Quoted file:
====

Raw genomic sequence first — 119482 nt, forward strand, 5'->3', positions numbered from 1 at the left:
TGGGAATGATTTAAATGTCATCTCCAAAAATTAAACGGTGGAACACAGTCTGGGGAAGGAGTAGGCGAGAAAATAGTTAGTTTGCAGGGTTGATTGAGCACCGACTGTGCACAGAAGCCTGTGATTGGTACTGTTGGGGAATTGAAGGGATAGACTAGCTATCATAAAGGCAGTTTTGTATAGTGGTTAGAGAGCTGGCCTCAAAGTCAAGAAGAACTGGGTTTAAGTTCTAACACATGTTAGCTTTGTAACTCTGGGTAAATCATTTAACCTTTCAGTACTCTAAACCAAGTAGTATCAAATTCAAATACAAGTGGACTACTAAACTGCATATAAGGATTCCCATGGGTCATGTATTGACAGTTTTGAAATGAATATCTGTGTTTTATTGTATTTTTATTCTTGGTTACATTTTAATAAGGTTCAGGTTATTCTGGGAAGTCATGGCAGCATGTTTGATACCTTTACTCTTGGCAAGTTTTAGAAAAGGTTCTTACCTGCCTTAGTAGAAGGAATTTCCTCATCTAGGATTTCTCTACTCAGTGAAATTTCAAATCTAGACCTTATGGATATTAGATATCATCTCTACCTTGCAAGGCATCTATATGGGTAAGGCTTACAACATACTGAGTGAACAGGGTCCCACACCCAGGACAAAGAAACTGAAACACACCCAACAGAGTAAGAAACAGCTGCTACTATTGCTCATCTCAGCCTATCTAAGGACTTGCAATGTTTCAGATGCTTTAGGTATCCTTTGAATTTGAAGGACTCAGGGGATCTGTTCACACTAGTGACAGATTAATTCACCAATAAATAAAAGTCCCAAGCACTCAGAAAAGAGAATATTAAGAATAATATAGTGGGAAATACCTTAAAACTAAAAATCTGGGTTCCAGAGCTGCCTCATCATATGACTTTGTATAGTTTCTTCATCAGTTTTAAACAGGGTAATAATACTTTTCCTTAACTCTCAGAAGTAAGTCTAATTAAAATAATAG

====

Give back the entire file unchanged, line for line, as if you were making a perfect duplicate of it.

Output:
Raw genomic sequence first — 119482 nt, forward strand, 5'->3', positions numbered from 1 at the left:
TGGGAATGATTTAAATGTCATCTCCAAAAATTAAACGGTGGAACACAGTCTGGGGAAGGAGTAGGCGAGAAAATAGTTAGTTTGCAGGGTTGATTGAGCACCGACTGTGCACAGAAGCCTGTGATTGGTACTGTTGGGGAATTGAAGGGATAGACTAGCTATCATAAAGGCAGTTTTGTATAGTGGTTAGAGAGCTGGCCTCAAAGTCAAGAAGAACTGGGTTTAAGTTCTAACACATGTTAGCTTTGTAACTCTGGGTAAATCATTTAACCTTTCAGTACTCTAAACCAAGTAGTATCAAATTCAAATACAAGTGGACTACTAAACTGCATATAAGGATTCCCATGGGTCATGTATTGACAGTTTTGAAATGAATATCTGTGTTTTATTGTATTTTTATTCTTGGTTACATTTTAATAAGGTTCAGGTTATTCTGGGAAGTCATGGCAGCATGTTTGATACCTTTACTCTTGGCAAGTTTTAGAAAAGGTTCTTACCTGCCTTAGTAGAAGGAATTTCCTCATCTAGGATTTCTCTACTCAGTGAAATTTCAAATCTAGACCTTATGGATATTAGATATCATCTCTACCTTGCAAGGCATCTATATGGGTAAGGCTTACAACATACTGAGTGAACAGGGTCCCACACCCAGGACAAAGAAACTGAAACACACCCAACAGAGTAAGAAACAGCTGCTACTATTGCTCATCTCAGCCTATCTAAGGACTTGCAATGTTTCAGATGCTTTAGGTATCCTTTGAATTTGAAGGACTCAGGGGATCTGTTCACACTAGTGACAGATTAATTCACCAATAAATAAAAGTCCCAAGCACTCAGAAAAGAGAATATTAAGAATAATATAGTGGGAAATACCTTAAAACTAAAAATCTGGGTTCCAGAGCTGCCTCATCATATGACTTTGTATAGTTTCTTCATCAGTTTTAAACAGGGTAATAATACTTTTCCTTAACTCTCAGAAGTAAGTCTAATTAAAATAATAG